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Find 600 stories using the federal FOIA by clicking the map, or browse the entire collection.2011-06-29
The FOIA Files: Stories that FOIA Made Possible
Countless media outlets, government watchdog groups and individual Americans have used the federal Freedom of Information Act to obtain important information on how -- and how well -- their government operates, knowledge that is crucial to a well-functioning democracy.
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NOTE: We indicate a story involves a delay, denial, lawsuit, or fee issue only if the story indicates as much. Few stories do report challenges to obtaining records, although such obstacles to obtaining information through FOIA are common.
Turn in Your Best Use of FOIA!
If you know of a good story that relied on FOIA and is not in our FOIA Files, drop us a line!2007-07-03
Recent entries in the FOIA Files reinforce FOIA's important role keeping the public informed about significant stories. For years EPA encouraged recycling tires to line playgrounds, but the agency is considering whether the tire pieces expose kids to carcinogens, the AP reported (#432). 2009-09-16
While there are many problems with FOIA today, ProPublica describes a typical FOIA dispute. A FOIA request comes in for a particular document, in this case information about a contract to build a website (recovery.gov) to track federal Recovery Act spending. The agency releases information with significant redactions:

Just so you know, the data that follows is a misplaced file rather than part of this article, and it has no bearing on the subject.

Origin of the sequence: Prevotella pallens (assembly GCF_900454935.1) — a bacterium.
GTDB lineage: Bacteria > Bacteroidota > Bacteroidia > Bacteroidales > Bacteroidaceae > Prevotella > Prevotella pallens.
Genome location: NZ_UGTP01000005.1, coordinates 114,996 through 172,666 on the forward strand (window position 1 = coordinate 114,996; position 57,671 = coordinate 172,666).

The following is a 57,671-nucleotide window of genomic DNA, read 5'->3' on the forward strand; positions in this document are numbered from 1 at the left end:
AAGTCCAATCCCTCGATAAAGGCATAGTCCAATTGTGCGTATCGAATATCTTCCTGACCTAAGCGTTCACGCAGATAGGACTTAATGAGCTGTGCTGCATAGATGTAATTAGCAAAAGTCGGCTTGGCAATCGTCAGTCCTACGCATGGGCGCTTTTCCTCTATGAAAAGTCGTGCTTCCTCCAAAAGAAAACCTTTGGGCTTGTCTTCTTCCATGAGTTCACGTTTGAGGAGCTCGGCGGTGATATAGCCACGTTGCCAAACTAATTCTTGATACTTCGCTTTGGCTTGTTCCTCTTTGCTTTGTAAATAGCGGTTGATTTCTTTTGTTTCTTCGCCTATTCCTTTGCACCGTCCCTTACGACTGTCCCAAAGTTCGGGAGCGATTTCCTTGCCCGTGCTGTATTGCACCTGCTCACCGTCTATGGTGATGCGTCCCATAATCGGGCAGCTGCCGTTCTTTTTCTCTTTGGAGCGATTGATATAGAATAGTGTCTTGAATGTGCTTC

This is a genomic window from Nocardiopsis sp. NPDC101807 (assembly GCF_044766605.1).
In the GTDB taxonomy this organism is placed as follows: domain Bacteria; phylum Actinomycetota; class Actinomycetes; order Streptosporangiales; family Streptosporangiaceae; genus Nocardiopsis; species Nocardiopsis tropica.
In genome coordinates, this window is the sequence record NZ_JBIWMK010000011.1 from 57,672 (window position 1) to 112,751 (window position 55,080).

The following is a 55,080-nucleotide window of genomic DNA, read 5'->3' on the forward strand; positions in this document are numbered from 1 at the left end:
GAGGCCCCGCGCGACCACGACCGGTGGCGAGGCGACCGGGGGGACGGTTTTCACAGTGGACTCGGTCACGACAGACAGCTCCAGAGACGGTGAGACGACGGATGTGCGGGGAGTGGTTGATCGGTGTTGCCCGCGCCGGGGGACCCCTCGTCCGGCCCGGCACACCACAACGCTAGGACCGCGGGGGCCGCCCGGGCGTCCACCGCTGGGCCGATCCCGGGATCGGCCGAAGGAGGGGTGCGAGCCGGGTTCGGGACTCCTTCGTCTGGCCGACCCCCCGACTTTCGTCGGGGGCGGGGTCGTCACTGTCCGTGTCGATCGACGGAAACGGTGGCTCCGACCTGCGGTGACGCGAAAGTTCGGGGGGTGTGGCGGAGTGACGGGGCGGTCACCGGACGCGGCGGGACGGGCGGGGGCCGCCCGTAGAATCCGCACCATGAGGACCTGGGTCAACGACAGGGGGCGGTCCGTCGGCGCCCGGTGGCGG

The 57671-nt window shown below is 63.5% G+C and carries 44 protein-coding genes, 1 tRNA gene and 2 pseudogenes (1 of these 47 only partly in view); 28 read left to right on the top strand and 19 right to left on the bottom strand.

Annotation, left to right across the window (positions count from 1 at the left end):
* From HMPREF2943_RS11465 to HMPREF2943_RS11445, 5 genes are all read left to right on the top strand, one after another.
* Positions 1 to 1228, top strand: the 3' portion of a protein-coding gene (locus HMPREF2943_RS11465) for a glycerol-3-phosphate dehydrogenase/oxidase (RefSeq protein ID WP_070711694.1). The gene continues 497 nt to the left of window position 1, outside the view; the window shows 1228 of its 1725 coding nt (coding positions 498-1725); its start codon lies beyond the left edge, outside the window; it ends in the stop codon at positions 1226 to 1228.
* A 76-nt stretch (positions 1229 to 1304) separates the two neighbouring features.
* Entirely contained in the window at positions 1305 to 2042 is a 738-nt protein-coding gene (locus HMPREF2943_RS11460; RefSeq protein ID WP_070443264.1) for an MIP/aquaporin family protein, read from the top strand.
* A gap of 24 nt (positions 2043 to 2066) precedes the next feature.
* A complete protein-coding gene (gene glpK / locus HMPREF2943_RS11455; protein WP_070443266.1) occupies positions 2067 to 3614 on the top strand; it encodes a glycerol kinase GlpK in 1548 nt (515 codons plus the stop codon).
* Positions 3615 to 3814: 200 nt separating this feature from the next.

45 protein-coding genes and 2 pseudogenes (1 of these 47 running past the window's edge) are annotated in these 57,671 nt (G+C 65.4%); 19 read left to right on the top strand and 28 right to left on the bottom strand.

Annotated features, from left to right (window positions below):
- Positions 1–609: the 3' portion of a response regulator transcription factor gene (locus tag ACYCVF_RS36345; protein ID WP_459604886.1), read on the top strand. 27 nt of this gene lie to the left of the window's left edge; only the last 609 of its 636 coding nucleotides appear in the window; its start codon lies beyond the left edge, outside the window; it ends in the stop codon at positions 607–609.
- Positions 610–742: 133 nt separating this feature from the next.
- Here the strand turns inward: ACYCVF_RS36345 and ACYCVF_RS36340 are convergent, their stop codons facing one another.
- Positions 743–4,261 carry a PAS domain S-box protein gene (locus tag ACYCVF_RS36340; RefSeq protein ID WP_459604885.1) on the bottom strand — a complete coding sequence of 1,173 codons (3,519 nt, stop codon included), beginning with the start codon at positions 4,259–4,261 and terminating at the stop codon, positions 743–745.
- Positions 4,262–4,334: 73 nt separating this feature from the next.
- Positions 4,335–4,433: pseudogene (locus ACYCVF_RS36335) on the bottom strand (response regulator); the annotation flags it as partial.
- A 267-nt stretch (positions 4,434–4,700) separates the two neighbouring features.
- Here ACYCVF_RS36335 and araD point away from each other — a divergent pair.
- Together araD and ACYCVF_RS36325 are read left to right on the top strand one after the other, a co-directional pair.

[Image credit: ProPublica]
The requester appeals, thinking some of the information shouldn't be hidden behind the black pen. While this case is still pending, it's an interesting case example of a FOIA dispute. Hopefully the new Office of Government Information Services (website pending) can help resolve some of these problems.2009-09-18
Nearly half of the bridges owned by Amtrak in the Philadelphia area are rated poor or worse, declares the Philadelphia Inquirer, which based its article on inspection reports that Amtrak would disclose only when the paper drafted a lawsuit under the federal Freedom of Information Act.
The FOIA-based reporting spurred Pennsylvania Senator Arlen Specter to push for more funding for repairs.2009-09-23